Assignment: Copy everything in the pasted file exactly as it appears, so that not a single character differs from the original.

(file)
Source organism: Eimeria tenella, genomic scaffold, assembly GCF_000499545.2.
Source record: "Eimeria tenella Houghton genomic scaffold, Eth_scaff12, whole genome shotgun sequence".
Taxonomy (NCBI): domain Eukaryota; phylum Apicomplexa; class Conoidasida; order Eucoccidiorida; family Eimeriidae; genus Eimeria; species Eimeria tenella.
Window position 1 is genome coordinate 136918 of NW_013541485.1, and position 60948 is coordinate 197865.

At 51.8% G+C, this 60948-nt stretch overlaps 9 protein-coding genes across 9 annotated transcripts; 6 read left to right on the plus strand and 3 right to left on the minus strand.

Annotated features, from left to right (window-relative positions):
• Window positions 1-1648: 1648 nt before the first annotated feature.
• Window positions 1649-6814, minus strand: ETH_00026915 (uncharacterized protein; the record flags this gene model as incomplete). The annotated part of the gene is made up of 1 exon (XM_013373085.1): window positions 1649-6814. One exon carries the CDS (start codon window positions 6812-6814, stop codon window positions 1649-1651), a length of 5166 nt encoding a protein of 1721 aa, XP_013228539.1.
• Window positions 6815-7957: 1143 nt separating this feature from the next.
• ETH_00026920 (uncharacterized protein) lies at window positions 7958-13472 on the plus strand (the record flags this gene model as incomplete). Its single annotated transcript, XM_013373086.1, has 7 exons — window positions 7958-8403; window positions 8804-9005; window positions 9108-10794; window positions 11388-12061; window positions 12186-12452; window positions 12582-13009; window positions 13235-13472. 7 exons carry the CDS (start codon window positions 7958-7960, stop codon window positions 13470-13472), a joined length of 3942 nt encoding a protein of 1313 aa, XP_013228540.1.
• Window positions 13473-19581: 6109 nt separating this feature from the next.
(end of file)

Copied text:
Source organism: Eimeria tenella, genomic scaffold, assembly GCF_000499545.2.
Source record: "Eimeria tenella Houghton genomic scaffold, Eth_scaff12, whole genome shotgun sequence".
Taxonomy (NCBI): domain Eukaryota; phylum Apicomplexa; class Conoidasida; order Eucoccidiorida; family Eimeriidae; genus Eimeria; species Eimeria tenella.
Window position 1 is genome coordinate 136918 of NW_013541485.1, and position 60948 is coordinate 197865.

At 51.8% G+C, this 60948-nt stretch overlaps 9 protein-coding genes across 9 annotated transcripts; 6 read left to right on the plus strand and 3 right to left on the minus strand.

Annotated features, from left to right (window-relative positions):
• Window positions 1-1648: 1648 nt before the first annotated feature.
• Window positions 1649-6814, minus strand: ETH_00026915 (uncharacterized protein; the record flags this gene model as incomplete). The annotated part of the gene is made up of 1 exon (XM_013373085.1): window positions 1649-6814. One exon carries the CDS (start codon window positions 6812-6814, stop codon window positions 1649-1651), a length of 5166 nt encoding a protein of 1721 aa, XP_013228539.1.
• Window positions 6815-7957: 1143 nt separating this feature from the next.
• ETH_00026920 (uncharacterized protein) lies at window positions 7958-13472 on the plus strand (the record flags this gene model as incomplete). Its single annotated transcript, XM_013373086.1, has 7 exons — window positions 7958-8403; window positions 8804-9005; window positions 9108-10794; window positions 11388-12061; window positions 12186-12452; window positions 12582-13009; window positions 13235-13472. 7 exons carry the CDS (start codon window positions 7958-7960, stop codon window positions 13470-13472), a joined length of 3942 nt encoding a protein of 1313 aa, XP_013228540.1.
• Window positions 13473-19581: 6109 nt separating this feature from the next.